The session also convinced me that those of us who care about trustworthy infrastructure are in for some rough weather.  One of the vendors shook me to the core when he said, “If you have the right physical access controls and the right background checks on employees, then you don&#39t need encryption”.

I have to say I almost choked.  When you build gigantic, hypercentralized, data repositories of valuable private data – honeypots on a scale never before known – you had better take advantage of all the relevant technologies allowing you to build concentric perimeters of protection.  Come on, people – it isn&#39t just a matter of replicating in the cloud the things we do in enterprises that by their very nature benefit from firewalled separation from other enterprises, departmental isolation and separation of duty inside the enterprise, and physical partitioning.  

I hope people look in great detail at what cloud vendors are doing to innovate with respect to the security and privacy measures required to safely offer hypercentralized, co-mingled sensitive and valuable data. 

More news about our identity team

After my last post, it occurred to me that people would probably be interested in knowing about some of the other figures from the identity community who have joined my colleagues and I to work on identity and access – great people with diverse backgrounds who bring new depth to the increasingly important area of identity and access management. 

I&#39m going to break this up across several posts in order to keep things manageable…

Ariel Gordon

Ariel Gordon came to Microsoft recently from Orange / France Telecom.  It&#39s really key for the Identity group at Microsoft to have the best possible relationships with our colleagues in the Telecom sector, and Ariel&#39s 12 years of experience and understanding of Telecom will move our dialog forward tremendously.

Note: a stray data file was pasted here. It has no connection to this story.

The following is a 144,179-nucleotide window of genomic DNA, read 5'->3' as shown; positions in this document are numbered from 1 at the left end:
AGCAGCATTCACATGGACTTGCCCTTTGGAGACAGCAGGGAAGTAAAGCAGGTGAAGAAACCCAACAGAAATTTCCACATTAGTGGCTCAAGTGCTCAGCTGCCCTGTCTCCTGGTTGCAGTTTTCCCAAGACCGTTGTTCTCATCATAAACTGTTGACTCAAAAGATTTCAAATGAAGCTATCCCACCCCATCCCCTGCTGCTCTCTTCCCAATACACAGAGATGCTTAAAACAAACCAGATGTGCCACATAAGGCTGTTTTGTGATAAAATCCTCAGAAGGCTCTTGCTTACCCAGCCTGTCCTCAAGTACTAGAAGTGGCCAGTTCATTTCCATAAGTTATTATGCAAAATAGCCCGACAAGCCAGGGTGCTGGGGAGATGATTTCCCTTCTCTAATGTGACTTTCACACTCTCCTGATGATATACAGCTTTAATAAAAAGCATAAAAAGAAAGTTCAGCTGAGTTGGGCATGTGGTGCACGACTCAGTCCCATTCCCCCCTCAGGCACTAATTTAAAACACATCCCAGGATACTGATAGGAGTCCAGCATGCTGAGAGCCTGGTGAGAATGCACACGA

Ariel led the creation and deployment of Orange&#39s consumer Identity Management system, focusing  his staff on optimizing customer journeys and UX through Identity lifecycles.  The system currently hosts tens of millions of user identities across Europe.  

Ariel oversaw marketing work (and the development of business planning) for Identity Management and other Enablers, including User Privacy and API exposition framework.  As a key spokesperson for Orange, he unveiled several of their innovations at Industry Events including their support of OpenID and SAML for Outbound Federation at “DIDW” in Sept 2007, and support of OpenID and LiveID for Inbound Federation at “the European Identity Conference” in April 2008.

Orange played an important role in Liberty Alliance, and Ariel has a lot to share with us about Liberty&#39s accomplishments.   Listen to Kuppinger Cole&#39s Felix Gaehtgens interview Ariel on YouTube to get a real sense for his passion and accomplishments.

Pete Rowley

Many people around Internet Identity Workshop know Pete Rowley, not only for the work he has done but because he has a coolio rock-star-type web page banner and a real stone fence: